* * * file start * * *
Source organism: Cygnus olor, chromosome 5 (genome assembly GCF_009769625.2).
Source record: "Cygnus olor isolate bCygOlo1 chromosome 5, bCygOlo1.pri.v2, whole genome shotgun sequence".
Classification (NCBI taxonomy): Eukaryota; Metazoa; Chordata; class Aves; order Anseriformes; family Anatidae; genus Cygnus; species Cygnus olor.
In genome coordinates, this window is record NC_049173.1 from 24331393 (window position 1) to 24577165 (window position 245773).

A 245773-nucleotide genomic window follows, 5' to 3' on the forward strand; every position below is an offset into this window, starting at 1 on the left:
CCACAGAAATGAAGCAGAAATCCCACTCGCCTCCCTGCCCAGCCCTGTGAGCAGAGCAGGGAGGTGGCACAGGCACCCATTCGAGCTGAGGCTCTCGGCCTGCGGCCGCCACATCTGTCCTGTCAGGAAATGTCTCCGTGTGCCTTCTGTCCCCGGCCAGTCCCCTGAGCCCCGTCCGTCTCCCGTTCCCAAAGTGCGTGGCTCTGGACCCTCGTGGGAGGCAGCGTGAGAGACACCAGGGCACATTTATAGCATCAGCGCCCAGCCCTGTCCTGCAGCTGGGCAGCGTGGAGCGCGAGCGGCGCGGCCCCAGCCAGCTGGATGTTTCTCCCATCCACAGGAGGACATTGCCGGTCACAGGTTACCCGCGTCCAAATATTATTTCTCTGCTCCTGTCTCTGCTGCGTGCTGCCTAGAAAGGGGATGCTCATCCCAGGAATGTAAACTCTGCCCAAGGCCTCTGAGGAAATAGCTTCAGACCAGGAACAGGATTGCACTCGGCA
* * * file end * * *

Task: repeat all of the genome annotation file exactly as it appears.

Source organism: Cygnus olor, chromosome 5 (genome assembly GCF_009769625.2).
Source record: "Cygnus olor isolate bCygOlo1 chromosome 5, bCygOlo1.pri.v2, whole genome shotgun sequence".
Classification (NCBI taxonomy): Eukaryota; Metazoa; Chordata; class Aves; order Anseriformes; family Anatidae; genus Cygnus; species Cygnus olor.
In genome coordinates, this window is record NC_049173.1 from 24331393 (window position 1) to 24577165 (window position 245773).

A 245773-nucleotide genomic window follows, 5' to 3' on the forward strand; every position below is an offset into this window, starting at 1 on the left:
CCACAGAAATGAAGCAGAAATCCCACTCGCCTCCCTGCCCAGCCCTGTGAGCAGAGCAGGGAGGTGGCACAGGCACCCATTCGAGCTGAGGCTCTCGGCCTGCGGCCGCCACATCTGTCCTGTCAGGAAATGTCTCCGTGTGCCTTCTGTCCCCGGCCAGTCCCCTGAGCCCCGTCCGTCTCCCGTTCCCAAAGTGCGTGGCTCTGGACCCTCGTGGGAGGCAGCGTGAGAGACACCAGGGCACATTTATAGCATCAGCGCCCAGCCCTGTCCTGCAGCTGGGCAGCGTGGAGCGCGAGCGGCGCGGCCCCAGCCAGCTGGATGTTTCTCCCATCCACAGGAGGACATTGCCGGTCACAGGTTACCCGCGTCCAAATATTATTTCTCTGCTCCTGTCTCTGCTGCGTGCTGCCTAGAAAGGGGATGCTCATCCCAGGAATGTAAACTCTGCCCAAGGCCTCTGAGGAAATAGCTTCAGACCAGGAACAGGATTGCACTCGGCA